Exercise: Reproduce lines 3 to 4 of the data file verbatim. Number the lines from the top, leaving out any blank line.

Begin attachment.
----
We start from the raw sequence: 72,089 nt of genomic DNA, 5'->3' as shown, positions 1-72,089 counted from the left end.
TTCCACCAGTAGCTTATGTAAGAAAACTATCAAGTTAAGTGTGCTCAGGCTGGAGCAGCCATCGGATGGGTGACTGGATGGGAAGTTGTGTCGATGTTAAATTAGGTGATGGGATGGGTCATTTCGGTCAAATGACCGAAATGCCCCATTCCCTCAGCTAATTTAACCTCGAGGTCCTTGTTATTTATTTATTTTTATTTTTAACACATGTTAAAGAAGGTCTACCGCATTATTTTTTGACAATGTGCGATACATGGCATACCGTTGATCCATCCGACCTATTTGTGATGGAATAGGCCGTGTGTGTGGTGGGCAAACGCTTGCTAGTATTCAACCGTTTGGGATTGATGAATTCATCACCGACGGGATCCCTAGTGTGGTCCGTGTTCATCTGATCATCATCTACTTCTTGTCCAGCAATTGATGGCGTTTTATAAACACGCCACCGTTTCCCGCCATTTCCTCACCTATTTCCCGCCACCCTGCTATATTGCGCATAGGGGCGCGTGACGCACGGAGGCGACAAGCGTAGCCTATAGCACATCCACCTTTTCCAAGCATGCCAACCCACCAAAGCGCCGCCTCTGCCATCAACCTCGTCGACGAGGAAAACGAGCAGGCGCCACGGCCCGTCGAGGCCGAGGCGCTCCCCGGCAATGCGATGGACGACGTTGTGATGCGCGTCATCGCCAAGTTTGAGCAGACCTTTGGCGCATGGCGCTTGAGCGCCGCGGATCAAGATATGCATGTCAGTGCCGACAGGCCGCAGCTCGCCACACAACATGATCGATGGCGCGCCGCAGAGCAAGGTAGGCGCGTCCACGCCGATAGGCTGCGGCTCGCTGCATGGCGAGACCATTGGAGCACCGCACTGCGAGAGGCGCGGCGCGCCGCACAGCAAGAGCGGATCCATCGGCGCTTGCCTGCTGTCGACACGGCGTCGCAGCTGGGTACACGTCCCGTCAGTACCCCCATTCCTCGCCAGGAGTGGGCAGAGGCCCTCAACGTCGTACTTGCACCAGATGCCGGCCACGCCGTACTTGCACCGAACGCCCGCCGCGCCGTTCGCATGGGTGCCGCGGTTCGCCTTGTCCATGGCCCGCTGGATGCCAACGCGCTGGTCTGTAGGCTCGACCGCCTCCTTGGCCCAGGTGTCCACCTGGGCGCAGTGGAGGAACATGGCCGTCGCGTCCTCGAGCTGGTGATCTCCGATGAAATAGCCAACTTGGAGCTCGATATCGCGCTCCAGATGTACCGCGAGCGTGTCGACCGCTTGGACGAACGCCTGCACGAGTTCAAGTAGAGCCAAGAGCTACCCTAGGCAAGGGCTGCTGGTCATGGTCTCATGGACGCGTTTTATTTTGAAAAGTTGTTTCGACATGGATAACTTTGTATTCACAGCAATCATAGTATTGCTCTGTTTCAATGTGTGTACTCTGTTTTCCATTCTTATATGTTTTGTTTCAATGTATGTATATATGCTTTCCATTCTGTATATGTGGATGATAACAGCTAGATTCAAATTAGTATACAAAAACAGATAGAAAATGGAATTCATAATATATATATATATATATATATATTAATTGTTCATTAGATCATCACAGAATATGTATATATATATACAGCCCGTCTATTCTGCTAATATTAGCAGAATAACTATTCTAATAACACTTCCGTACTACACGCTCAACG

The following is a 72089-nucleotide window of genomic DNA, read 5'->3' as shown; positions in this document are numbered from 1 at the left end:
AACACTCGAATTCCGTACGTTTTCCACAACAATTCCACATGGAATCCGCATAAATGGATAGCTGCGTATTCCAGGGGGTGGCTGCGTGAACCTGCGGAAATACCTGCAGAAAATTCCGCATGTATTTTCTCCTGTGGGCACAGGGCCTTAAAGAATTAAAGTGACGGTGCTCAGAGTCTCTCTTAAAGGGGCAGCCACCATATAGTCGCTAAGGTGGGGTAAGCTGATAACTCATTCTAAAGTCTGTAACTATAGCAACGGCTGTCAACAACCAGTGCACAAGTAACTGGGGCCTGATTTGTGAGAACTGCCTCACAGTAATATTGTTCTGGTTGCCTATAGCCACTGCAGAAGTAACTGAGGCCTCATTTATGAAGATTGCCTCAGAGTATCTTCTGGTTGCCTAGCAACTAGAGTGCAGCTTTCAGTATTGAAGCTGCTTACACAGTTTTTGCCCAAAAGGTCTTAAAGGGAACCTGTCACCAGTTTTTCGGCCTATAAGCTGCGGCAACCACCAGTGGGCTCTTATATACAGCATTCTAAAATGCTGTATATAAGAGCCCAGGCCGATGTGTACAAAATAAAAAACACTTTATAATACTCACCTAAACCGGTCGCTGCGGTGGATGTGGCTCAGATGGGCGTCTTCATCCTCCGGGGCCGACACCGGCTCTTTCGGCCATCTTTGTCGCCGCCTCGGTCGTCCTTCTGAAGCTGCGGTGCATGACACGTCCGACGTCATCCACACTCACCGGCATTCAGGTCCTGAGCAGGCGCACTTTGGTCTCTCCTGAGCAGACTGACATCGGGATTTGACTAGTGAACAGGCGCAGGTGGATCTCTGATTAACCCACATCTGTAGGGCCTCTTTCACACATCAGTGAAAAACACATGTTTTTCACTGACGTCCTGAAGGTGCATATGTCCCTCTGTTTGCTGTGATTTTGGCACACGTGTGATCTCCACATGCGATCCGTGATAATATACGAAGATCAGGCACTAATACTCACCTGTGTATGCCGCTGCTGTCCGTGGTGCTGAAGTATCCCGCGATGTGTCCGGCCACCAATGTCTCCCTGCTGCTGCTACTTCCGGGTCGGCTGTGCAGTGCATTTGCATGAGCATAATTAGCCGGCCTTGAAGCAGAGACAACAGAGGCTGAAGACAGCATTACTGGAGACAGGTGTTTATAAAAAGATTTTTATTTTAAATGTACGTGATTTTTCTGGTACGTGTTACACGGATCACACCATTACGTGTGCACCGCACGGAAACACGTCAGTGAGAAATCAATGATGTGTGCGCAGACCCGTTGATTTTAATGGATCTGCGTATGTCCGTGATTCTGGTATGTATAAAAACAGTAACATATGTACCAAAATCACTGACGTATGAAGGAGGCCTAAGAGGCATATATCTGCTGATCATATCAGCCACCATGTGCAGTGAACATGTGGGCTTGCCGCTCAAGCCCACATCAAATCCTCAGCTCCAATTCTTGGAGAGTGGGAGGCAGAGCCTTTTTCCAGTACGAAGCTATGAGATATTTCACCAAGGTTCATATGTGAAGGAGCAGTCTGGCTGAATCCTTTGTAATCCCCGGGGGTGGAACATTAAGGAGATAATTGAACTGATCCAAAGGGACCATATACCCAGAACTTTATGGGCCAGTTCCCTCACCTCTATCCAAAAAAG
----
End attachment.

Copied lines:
The following is a 72089-nucleotide window of genomic DNA, read 5'->3' as shown; positions in this document are numbered from 1 at the left end:
AACACTCGAATTCCGTACGTTTTCCACAACAATTCCACATGGAATCCGCATAAATGGATAGCTGCGTATTCCAGGGGGTGGCTGCGTGAACCTGCGGAAATACCTGCAGAAAATTCCGCATGTATTTTCTCCTGTGGGCACAGGGCCTTAAAGAATTAAAGTGACGGTGCTCAGAGTCTCTCTTAAAGGGGCAGCCACCATATAGTCGCTAAGGTGGGGTAAGCTGATAACTCATTCTAAAGTCTGTAACTATAGCAACGGCTGTCAACAACCAGTGCACAAGTAACTGGGGCCTGATTTGTGAGAACTGCCTCACAGTAATATTGTTCTGGTTGCCTATAGCCACTGCAGAAGTAACTGAGGCCTCATTTATGAAGATTGCCTCAGAGTATCTTCTGGTTGCCTAGCAACTAGAGTGCAGCTTTCAGTATTGAAGCTGCTTACACAGTTTTTGCCCAAAAGGTCTTAAAGGGAACCTGTCACCAGTTTTTCGGCCTATAAGCTGCGGCAACCACCAGTGGGCTCTTATATACAGCATTCTAAAATGCTGTATATAAGAGCCCAGGCCGATGTGTACAAAATAAAAAACACTTTATAATACTCACCTAAACCGGTCGCTGCGGTGGATGTGGCTCAGATGGGCGTCTTCATCCTCCGGGGCCGACACCGGCTCTTTCGGCCATCTTTGTCGCCGCCTCGGTCGTCCTTCTGAAGCTGCGGTGCATGACACGTCCGACGTCATCCACACTCACCGGCATTCAGGTCCTGAGCAGGCGCACTTTGGTCTCTCCTGAGCAGACTGACATCGGGATTTGACTAGTGAACAGGCGCAGGTGGATCTCTGATTAACCCACATCTGTAGGGCCTCTTTCACACATCAGTGAAAAACACATGTTTTTCACTGACGTCCTGAAGGTGCATATGTCCCTCTGTTTGCTGTGATTTTGGCACACGTGTGATCTCCACATGCGATCCGTGATAATATACGAAGATCAGGCACTAATACTCACCTGTGTATGCCGCTGCTGTCCGTGGTGCTGAAGTATCCCGCGATGTGTCCGGCCACCAATGTCTCCCTGCTGCTGCTACTTCCGGGTCGGCTGTGCAGTGCATTTGCATGAGCATAATTAGCCGGCCTTGAAGCAGAGACAACAGAGGCTGAAGACAGCATTACTGGAGACAGGTGTTTATAAAAAGATTTTTATTTTAAATGTACGTGATTTTTCTGGTACGTGTTACACGGATCACACCATTACGTGTGCACCGCACGGAAACACGTCAGTGAGAAATCAATGATGTGTGCGCAGACCCGTTGATTTTAATGGATCTGCGTATGTCCGTGATTCTGGTATGTATAAAAACAGTAACATATGTACCAAAATCACTGACGTATGAAGGAGGCCTAAGAGGCATATATCTGCTGATCATATCAGCCACCATGTGCAGTGAACATGTGGGCTTGCCGCTCAAGCCCACATCAAATCCTCAGCTCCAATTCTTGGAGAGTGGGAGGCAGAGCCTTTTTCCAGTACGAAGCTATGAGATATTTCACCAAGGTTCATATGTGAAGGAGCAGTCTGGCTGAATCCTTTGTAATCCCCGGGGGTGGAACATTAAGGAGATAATTGAACTGATCCAAAGGGACCATATACCCAGAACTTTATGGGCCAGTTCCCTCACCTCTATCCAAAAAAG